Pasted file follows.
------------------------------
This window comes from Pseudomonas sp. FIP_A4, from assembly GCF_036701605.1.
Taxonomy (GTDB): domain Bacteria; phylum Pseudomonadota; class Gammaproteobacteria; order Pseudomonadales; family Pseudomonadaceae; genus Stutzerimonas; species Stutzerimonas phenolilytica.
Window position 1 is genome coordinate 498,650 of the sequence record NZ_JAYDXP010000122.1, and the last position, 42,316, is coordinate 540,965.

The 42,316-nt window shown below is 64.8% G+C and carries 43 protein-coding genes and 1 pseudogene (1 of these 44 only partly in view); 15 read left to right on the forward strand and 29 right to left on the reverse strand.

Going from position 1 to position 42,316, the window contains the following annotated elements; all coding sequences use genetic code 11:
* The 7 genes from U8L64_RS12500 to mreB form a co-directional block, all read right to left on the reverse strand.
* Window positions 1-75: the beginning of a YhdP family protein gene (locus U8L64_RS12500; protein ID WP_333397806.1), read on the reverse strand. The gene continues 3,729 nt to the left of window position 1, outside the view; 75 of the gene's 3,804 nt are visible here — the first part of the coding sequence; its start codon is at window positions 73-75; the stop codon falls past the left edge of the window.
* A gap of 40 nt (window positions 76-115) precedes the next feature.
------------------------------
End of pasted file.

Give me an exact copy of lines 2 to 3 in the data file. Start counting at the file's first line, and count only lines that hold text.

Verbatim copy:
Taxonomy (GTDB): domain Bacteria; phylum Pseudomonadota; class Gammaproteobacteria; order Pseudomonadales; family Pseudomonadaceae; genus Stutzerimonas; species Stutzerimonas phenolilytica.
Window position 1 is genome coordinate 498,650 of the sequence record NZ_JAYDXP010000122.1, and the last position, 42,316, is coordinate 540,965.